In a now infamous Virginia State Court case, a paralegal advised the Firm’s client to remove and delete incriminating photos from the client’s Facebook page.  The Court later found that the attorney supervising the paralegal learned of the directive and approved it.  The Court fined the attorney $550,000 and he subsequently surrendered his law license.  The takeaway here is obvious; preserve, don’t delete.

Likewise, if you are transmitting a pre-suit demand to the opposite side, nothing prevents you from including a litigation hold statement in that demand.  In fact, it may now be prudent practice to do so as it brings the obligation forward in the process and can ensure preservation for your client’s benefit later.


So what do you put into a litigation hold to another party?  Do you just say hold your data or hold everything?  No.  That is not helpful to an opposing party and may even be unenforceable later because it is too ambiguous or burdensome.  Litigation holds are specific to each situation, thus the appropriate method is to be as specific as you can at that early stage.  It will be more beneficial to the process and more helpful to the opposing party if you can narrow a date range and include concepts or even keywords to help in the identification of relevant data.

The drafting committee of Florida’s new E-Discovery Rules toyed with the idea of creating a form litigation hold notice for inclusion in the Civil Procedure Rules Forms, but ultimately decided against it because they recognized that these notices were situationally dependent and fact specific.  Therefore, you can craft them in any form you wish, but they should convey information that is helpful to the party being asked to implement the hold.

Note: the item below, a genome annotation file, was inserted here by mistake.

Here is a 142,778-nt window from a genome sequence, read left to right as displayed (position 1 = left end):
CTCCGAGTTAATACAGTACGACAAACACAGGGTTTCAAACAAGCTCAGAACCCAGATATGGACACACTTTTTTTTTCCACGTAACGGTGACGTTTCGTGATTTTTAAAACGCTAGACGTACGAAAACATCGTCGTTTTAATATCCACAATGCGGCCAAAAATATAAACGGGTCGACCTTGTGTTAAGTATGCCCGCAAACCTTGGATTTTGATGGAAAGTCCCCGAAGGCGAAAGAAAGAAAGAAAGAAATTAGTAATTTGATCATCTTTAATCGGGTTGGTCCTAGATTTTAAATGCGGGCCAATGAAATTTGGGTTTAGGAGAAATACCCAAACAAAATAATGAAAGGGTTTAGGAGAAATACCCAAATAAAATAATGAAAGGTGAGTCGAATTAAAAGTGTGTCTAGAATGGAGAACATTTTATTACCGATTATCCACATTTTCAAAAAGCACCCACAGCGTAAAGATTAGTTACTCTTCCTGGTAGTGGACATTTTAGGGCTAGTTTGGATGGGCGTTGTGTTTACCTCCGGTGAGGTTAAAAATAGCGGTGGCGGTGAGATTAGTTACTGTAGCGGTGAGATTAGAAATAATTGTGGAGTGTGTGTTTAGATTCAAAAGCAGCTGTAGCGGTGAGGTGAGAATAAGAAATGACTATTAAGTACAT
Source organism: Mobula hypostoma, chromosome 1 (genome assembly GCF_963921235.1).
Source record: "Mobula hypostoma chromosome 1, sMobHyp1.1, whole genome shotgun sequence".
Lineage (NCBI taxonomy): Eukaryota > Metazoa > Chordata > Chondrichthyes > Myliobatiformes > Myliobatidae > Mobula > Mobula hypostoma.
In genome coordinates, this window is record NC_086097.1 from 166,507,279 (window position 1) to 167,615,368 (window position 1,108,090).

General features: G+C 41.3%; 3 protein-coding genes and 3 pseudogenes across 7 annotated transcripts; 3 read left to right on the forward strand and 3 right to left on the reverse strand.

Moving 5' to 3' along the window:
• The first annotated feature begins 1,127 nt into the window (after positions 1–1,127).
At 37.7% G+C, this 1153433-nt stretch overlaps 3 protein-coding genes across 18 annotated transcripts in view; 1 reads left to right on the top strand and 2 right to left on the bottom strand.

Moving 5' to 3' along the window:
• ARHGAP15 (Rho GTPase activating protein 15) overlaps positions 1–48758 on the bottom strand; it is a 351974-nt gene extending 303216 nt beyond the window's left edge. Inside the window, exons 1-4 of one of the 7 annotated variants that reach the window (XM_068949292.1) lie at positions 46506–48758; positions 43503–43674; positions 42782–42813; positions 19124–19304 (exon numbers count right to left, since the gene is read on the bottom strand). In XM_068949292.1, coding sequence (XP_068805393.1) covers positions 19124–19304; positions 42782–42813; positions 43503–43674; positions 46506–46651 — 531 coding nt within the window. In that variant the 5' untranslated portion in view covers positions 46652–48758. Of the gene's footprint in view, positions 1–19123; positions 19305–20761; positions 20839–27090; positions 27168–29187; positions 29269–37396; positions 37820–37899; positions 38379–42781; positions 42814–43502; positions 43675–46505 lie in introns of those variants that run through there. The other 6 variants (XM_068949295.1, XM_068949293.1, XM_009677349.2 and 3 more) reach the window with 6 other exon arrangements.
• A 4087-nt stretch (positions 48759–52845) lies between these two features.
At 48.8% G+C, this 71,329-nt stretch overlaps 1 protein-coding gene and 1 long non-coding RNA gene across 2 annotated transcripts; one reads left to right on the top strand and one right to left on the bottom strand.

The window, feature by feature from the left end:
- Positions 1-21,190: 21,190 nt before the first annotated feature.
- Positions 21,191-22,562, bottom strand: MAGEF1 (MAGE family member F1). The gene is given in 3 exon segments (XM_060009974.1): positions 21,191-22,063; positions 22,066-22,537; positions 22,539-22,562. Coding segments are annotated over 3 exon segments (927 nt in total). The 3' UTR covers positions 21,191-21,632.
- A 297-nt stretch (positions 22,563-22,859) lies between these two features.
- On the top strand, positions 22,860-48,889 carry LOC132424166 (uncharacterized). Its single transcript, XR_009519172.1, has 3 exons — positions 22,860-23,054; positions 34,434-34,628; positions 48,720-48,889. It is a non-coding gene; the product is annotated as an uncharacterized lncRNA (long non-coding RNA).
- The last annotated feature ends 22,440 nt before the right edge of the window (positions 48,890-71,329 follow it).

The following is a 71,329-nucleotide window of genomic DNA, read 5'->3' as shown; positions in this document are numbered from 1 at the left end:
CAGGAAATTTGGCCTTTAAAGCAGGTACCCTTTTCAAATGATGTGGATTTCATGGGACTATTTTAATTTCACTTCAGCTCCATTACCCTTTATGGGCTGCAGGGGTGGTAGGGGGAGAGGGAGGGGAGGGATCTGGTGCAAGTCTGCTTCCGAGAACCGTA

In light of the fact that more businesses are utilizing and relying on electronic data, litigation holds will become an increasingly important part of pre-suit practice and early case assessment.  Crafting and transmitting holds to an opposing party and initiating and managing holds, whether a formal demand is made on your client or not, will save your client money and help focus your case and your e-discovery efforts.  You can do it yourself or you can use vendors and software to assist you as the situation requires, but you must get into the habit of incorporating these holds and educating your clients about them for their protection and benefit.  Free videos and articles on e-discovery, data preservation, and litigation holds are at

Leave a Reply

Fill in your details below or click an icon to log in: Logo

You are commenting using your account. Log Out /  Change )

Google photo

You are commenting using your Google account. Log Out /  Change )

Twitter picture

You are commenting using your Twitter account. Log Out /  Change )

Facebook photo

You are commenting using your Facebook account. Log Out /  Change )

Connecting to %s